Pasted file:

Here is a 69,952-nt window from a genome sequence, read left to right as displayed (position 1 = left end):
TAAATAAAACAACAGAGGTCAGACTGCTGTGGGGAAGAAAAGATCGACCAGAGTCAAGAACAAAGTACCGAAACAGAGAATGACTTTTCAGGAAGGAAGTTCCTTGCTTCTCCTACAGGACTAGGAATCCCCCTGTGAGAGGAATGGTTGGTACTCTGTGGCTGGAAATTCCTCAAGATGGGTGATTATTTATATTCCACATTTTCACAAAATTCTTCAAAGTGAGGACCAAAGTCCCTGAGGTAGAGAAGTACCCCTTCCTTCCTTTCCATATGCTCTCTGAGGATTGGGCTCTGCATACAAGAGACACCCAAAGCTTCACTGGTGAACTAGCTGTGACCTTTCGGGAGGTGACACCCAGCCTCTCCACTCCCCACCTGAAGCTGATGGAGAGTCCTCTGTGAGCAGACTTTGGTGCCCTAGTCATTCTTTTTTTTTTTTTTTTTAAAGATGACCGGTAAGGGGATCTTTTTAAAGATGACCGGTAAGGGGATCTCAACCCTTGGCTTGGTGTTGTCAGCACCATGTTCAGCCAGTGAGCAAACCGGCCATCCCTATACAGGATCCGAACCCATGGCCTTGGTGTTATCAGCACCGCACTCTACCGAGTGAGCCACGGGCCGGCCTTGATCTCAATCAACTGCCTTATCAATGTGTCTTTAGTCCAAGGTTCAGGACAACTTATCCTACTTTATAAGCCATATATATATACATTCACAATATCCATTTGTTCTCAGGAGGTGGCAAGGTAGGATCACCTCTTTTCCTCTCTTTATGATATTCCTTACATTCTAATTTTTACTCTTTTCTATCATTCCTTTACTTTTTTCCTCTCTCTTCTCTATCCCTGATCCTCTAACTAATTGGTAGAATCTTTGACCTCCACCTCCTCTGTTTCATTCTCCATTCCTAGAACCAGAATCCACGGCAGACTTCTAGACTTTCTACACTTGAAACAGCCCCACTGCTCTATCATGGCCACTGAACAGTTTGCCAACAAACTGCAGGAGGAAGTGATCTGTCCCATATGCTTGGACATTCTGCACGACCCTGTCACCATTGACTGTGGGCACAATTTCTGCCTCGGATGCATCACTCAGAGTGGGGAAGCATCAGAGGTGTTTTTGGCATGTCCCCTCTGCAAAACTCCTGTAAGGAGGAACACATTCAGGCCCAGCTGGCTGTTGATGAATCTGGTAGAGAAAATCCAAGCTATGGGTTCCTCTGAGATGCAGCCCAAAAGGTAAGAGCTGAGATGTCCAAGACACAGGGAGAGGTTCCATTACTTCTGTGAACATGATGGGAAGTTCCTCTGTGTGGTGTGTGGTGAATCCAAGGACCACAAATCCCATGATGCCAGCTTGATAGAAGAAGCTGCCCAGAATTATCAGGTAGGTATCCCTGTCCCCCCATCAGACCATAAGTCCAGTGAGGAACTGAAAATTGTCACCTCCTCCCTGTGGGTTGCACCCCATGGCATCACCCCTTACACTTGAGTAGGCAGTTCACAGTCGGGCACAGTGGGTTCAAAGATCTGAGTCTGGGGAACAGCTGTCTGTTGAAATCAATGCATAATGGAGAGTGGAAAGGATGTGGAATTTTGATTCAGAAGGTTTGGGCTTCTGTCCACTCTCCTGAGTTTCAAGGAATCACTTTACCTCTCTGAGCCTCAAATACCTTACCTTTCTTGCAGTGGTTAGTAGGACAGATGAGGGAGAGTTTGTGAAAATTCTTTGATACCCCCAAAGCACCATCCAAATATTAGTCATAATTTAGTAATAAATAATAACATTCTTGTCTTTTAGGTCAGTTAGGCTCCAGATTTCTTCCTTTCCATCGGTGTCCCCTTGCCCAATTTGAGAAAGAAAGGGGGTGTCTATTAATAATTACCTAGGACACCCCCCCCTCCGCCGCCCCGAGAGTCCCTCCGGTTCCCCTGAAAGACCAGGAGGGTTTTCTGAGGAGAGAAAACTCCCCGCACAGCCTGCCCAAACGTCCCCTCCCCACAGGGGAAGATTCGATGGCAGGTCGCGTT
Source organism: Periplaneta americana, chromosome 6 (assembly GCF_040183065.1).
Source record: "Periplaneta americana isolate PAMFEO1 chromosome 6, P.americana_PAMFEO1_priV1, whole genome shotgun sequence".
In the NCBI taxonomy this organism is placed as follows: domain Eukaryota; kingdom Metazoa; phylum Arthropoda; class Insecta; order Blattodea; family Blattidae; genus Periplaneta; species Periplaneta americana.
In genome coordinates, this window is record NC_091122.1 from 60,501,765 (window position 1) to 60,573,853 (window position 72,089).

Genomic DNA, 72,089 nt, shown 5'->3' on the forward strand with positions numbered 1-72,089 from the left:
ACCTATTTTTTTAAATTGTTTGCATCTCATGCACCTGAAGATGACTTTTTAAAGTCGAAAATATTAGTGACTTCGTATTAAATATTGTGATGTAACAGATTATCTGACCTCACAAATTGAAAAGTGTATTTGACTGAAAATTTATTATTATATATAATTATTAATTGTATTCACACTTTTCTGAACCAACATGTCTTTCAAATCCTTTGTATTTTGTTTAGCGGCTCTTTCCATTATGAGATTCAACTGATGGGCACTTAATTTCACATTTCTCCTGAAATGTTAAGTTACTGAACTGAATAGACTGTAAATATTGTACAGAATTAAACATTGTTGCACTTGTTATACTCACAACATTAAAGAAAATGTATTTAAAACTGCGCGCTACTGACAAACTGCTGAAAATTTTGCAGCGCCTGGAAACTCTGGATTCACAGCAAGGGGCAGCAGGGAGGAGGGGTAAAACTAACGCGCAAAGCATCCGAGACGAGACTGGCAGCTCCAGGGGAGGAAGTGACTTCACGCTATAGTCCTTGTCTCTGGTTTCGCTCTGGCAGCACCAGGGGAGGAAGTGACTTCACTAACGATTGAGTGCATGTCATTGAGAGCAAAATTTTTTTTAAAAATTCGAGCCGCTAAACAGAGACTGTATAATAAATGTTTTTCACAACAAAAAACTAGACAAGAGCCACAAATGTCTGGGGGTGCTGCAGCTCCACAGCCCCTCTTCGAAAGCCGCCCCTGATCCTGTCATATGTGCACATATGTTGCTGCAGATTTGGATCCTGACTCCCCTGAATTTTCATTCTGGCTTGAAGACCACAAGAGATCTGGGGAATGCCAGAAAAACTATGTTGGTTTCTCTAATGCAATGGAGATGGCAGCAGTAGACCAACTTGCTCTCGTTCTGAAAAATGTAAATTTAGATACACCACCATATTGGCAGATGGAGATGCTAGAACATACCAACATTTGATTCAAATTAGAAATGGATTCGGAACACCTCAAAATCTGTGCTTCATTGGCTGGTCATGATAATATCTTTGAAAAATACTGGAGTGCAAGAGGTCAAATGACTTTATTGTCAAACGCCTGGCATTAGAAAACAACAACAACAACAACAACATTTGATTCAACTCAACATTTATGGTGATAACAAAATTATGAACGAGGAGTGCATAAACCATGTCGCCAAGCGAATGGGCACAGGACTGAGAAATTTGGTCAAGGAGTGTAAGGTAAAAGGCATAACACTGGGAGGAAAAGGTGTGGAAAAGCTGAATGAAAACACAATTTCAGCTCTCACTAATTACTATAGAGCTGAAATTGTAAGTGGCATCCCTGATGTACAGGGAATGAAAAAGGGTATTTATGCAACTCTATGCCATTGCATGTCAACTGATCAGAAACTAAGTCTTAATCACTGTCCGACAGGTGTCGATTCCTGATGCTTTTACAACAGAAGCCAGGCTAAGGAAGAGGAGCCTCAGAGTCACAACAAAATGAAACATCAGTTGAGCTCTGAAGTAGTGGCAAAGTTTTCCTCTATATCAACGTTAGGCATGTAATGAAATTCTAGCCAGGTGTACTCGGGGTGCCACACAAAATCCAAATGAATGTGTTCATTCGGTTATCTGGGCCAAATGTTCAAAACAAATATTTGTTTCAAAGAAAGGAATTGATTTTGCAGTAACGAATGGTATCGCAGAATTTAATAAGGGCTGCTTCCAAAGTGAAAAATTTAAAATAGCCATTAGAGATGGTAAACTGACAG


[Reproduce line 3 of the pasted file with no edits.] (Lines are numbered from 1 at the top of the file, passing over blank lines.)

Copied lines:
Source organism: Periplaneta americana, chromosome 6 (assembly GCF_040183065.1).